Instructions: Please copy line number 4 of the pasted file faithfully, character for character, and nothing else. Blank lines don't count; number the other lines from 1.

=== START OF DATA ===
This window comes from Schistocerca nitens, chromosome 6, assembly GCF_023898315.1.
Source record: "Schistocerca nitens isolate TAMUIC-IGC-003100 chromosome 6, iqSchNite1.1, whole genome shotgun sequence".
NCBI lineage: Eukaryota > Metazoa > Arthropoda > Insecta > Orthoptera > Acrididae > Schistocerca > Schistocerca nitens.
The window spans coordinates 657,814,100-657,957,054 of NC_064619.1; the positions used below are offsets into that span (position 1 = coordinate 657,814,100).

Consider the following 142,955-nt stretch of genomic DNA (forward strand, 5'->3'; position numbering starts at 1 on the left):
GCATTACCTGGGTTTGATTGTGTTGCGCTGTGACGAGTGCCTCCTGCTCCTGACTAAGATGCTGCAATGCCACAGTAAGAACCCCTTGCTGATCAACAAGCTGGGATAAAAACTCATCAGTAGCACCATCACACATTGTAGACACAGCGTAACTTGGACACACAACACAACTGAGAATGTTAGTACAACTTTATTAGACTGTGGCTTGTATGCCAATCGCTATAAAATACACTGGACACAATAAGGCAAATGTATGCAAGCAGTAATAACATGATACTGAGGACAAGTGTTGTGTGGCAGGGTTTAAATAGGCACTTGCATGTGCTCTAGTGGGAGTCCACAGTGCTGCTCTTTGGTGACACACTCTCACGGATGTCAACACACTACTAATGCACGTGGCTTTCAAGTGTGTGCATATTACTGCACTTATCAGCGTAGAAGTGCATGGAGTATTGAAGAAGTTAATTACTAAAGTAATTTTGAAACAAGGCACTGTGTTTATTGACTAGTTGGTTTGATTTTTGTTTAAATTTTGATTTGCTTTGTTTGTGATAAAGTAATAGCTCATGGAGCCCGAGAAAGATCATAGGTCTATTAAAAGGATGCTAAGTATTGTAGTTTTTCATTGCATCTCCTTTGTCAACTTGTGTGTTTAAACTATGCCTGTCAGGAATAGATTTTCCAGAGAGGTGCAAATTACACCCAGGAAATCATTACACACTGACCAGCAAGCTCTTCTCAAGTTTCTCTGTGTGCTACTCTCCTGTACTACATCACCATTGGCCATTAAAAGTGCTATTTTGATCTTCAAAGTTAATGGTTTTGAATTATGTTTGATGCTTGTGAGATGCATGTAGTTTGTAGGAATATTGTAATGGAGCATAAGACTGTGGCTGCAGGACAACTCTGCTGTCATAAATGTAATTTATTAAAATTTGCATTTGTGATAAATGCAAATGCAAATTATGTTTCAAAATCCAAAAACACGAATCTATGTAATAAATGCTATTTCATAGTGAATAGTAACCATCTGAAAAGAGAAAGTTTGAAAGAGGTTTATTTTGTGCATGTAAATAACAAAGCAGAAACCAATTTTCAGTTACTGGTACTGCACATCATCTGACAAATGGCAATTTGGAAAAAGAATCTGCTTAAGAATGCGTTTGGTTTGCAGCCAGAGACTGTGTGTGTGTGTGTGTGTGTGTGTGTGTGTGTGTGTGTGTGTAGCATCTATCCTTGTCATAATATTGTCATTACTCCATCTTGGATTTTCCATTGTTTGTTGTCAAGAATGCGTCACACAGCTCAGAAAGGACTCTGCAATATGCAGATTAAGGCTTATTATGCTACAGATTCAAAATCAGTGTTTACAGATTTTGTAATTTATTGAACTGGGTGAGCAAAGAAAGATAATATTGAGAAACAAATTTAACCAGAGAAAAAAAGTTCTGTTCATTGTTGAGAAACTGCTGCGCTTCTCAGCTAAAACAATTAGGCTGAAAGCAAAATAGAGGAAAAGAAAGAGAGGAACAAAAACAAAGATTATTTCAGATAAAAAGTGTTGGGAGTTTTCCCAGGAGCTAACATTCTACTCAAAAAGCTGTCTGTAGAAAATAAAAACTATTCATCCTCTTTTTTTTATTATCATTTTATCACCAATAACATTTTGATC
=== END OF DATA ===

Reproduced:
The window spans coordinates 657,814,100-657,957,054 of NC_064619.1; the positions used below are offsets into that span (position 1 = coordinate 657,814,100).